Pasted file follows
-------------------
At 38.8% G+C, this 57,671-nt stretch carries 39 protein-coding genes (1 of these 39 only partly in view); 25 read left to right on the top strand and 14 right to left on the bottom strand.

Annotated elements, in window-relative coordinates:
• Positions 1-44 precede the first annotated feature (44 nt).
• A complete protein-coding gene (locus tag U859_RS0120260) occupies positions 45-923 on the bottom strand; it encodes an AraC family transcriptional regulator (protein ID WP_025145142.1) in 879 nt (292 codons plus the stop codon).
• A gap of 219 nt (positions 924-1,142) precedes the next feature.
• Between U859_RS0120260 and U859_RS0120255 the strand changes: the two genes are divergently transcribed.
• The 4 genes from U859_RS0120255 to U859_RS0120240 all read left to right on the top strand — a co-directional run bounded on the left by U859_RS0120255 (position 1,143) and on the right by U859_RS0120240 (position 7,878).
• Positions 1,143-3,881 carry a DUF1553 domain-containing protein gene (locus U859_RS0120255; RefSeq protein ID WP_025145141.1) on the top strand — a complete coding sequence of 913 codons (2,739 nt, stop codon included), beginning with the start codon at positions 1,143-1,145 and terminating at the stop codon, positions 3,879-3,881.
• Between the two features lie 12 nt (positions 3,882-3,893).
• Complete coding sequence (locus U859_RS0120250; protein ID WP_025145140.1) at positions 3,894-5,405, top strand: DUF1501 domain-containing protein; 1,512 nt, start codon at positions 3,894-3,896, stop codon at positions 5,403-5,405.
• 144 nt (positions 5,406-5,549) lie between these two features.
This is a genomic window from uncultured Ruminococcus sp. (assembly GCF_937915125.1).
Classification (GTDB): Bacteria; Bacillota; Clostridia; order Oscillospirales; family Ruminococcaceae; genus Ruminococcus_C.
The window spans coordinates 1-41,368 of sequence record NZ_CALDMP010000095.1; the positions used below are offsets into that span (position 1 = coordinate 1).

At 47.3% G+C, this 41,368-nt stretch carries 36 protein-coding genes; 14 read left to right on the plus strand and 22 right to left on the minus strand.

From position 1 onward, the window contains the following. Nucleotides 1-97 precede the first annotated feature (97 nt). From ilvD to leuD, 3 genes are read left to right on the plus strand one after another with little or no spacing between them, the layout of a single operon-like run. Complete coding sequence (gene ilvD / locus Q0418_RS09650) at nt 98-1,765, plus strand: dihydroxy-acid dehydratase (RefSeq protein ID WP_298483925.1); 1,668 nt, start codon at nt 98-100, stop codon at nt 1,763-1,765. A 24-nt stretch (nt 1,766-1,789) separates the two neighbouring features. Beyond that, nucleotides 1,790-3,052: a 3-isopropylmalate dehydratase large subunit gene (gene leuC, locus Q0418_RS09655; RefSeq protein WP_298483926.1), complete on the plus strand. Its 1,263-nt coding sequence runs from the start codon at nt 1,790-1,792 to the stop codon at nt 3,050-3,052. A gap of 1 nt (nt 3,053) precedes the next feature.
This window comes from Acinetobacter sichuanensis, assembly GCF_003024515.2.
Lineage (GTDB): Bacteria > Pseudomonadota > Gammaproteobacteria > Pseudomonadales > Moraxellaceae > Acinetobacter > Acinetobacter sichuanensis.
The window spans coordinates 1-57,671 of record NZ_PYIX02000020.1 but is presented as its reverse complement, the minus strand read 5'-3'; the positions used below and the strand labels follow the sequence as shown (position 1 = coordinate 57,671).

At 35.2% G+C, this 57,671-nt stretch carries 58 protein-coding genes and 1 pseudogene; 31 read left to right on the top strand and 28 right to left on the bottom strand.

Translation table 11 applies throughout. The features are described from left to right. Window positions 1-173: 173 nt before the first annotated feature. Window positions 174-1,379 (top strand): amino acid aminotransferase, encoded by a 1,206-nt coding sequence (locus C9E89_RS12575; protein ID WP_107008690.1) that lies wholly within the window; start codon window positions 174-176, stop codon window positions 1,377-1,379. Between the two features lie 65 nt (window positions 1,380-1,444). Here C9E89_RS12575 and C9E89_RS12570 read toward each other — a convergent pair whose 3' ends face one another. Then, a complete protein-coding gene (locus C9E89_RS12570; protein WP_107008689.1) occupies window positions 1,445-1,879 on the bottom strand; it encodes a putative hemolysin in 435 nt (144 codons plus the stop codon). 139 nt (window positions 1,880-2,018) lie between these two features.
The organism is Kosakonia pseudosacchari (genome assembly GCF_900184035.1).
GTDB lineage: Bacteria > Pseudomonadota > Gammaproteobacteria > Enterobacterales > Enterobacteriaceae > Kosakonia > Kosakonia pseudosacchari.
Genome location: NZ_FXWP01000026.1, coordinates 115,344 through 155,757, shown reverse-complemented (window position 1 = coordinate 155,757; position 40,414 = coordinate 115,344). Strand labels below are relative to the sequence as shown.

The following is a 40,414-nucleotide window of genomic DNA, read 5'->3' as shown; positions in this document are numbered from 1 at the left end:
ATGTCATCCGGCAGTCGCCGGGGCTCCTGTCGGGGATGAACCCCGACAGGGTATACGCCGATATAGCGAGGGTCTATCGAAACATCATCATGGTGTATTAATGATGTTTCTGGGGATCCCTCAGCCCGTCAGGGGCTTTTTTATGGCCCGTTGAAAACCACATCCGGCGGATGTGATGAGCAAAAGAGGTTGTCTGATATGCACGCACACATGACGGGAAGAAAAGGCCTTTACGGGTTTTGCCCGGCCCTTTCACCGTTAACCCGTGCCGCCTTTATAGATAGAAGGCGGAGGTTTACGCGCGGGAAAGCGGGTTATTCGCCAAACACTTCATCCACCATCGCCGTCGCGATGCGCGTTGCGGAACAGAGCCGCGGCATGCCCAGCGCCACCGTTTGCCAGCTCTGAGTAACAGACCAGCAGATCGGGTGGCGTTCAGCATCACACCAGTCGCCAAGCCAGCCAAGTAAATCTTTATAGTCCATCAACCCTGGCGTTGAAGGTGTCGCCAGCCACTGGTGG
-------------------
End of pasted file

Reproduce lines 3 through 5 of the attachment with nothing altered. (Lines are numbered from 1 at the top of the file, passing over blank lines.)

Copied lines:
• Positions 1-44 precede the first annotated feature (44 nt).
• A complete protein-coding gene (locus tag U859_RS0120260) occupies positions 45-923 on the bottom strand; it encodes an AraC family transcriptional regulator (protein ID WP_025145142.1) in 879 nt (292 codons plus the stop codon).
• A gap of 219 nt (positions 924-1,142) precedes the next feature.